“Persistence is stubbornness with a purpose.” -Richard DeVos

Competitive. Bulheaded. Stubborn. Adamant. Obstinate. Hardheaded. Headstrong. Immovable. There are lot of names for people who will never give up. Some of them imply it’s a good thing. Other names imply that there’s something wrong with it.

I like to call it persistence.

“Challenges are what makes life interesting and overcoming them is what makes life meaningful.” -Joshua Marine

For nearly eight years I was misdiagnosed with Rheumatoid arthritis. I took all of the medications and had reconciled with the idea that I would never be able to live my life the way I truly wanted to live it. I would take shorted hikes. I would watch soccer from the sidelines. I would stay home every other Friday night to give myself my biweekly injection.

Like a zombie, I went to every doctor’s appointment. I would sit there while they recited my medical history. They would tell me that I was in pain and I would correct them. “I never had any pain. Only fluid on my knees.” I don’t think they ever heard me. It was all so automated.

The fluid on my knee eventually turned into a cyst on my knee (hence, the name of this blog).  The cyst on my knee started pushing my calf muscle out of the way to nest itself into the back of my leg.

I spent nights crying on the couch because no one would hear me. Doctors would tell me that I needed to give my medication more time. I would tell them it wasn’t working. They wouldn’t hear me. I was near a point of giving up and resigning myself to a life of inactivity.

“The difference between a quitter and someone persistent is one tiny moment.” -Sean David Jenkins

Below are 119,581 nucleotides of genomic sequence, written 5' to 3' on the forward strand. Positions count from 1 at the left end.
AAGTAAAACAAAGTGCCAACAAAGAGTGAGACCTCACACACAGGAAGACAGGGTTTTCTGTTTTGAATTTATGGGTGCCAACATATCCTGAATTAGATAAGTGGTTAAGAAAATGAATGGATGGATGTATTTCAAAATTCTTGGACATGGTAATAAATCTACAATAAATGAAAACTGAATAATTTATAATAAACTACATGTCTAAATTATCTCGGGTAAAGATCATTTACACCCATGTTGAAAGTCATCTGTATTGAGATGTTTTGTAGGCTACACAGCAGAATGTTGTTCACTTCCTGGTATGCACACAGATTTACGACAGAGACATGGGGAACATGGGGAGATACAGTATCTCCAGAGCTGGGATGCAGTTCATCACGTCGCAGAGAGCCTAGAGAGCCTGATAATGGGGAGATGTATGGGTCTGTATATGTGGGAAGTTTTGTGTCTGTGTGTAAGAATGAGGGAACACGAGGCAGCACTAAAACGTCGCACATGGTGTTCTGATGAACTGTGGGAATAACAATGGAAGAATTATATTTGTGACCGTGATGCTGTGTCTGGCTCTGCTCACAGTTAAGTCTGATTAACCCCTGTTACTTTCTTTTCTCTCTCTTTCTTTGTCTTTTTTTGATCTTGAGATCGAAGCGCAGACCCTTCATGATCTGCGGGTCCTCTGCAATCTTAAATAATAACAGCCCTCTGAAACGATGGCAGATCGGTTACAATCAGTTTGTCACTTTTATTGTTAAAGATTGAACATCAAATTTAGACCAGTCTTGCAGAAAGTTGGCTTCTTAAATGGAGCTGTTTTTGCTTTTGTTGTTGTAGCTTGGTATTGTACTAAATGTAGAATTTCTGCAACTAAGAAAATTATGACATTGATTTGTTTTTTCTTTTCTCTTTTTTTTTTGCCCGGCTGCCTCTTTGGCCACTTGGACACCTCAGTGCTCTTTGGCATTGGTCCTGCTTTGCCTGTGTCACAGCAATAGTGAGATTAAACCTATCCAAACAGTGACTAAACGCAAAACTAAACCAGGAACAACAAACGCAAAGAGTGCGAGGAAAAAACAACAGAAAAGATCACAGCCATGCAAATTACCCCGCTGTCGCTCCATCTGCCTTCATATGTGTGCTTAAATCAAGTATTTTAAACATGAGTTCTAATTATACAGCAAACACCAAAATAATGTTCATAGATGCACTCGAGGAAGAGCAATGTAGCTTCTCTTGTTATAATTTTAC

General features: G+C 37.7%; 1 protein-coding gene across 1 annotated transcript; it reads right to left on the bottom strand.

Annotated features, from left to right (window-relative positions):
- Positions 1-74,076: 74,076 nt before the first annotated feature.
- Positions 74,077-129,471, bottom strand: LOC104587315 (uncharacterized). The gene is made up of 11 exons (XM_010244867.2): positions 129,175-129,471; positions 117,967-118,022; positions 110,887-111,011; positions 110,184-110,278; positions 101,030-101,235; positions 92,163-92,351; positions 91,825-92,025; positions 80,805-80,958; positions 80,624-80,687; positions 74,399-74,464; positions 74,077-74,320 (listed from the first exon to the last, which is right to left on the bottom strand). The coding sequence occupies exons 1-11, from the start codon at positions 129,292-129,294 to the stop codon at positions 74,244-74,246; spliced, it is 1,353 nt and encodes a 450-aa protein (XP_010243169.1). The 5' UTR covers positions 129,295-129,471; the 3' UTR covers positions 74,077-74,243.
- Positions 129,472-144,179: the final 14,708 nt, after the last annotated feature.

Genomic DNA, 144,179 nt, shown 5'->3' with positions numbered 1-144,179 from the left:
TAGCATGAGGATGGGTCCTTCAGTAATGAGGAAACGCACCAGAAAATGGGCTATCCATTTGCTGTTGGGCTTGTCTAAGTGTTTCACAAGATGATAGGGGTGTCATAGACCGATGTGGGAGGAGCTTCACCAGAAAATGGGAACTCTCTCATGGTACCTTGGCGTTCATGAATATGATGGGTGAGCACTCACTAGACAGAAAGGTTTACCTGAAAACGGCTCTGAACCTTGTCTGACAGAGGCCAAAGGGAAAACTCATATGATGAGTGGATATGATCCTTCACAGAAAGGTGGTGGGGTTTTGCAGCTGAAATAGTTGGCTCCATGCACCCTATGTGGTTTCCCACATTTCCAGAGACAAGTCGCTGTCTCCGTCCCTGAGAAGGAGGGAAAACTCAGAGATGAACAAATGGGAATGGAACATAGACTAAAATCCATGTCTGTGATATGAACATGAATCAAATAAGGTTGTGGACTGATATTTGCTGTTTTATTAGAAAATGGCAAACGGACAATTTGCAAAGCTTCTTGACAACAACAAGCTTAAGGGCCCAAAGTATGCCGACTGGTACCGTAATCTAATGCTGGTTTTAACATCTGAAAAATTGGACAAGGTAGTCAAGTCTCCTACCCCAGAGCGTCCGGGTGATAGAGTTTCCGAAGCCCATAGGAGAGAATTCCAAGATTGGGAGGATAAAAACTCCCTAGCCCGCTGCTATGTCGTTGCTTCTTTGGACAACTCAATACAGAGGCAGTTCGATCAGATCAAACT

I had a total of three surgeries; the final one removed my cyst which had grown to be bigger than a baseball. Biopsies from that surgery came back consistent with Rheumatoid Arthritis. I had been treated six years for Rheumatoid Arthritis. No medication controlled or even slightly improved my symptoms.

I decided that I needed to take matters into my own hands. With access to a medical school library, I started searching the [electronic] shelves everyday at lunch for something to help me make my case. In the past, I had brought articles from the internet and doctors would scoff. I decided that I would make them listen. It was time they heard me.

After seven years of misery, I found an article about seronegative Celiac disease and joint inflammation. This was it. I spoke up loudly about the article I found and stood my ground when the doctors tried to tell me the article wasn’t relevant to my situation.

“Stubborn people get themselves in a lot of trouble, but they also get things done.” -Anna Paquin

In my own journey and suffering, I’ve learned about the balancing act needed for a good doctor-patient relationship. I’ve learned that patients need to listen to their own body and need to speak up for themselves. So many patients are not heard by their doctor and don’t know if anything can be done.

The best defense is a good offense, that’s what my coaches used to tell me. If there is anything that people can take away from my story, I hope they know that they can educate and stand up for themselves. You don’t have to suffer. You just have to be a little bullheaded.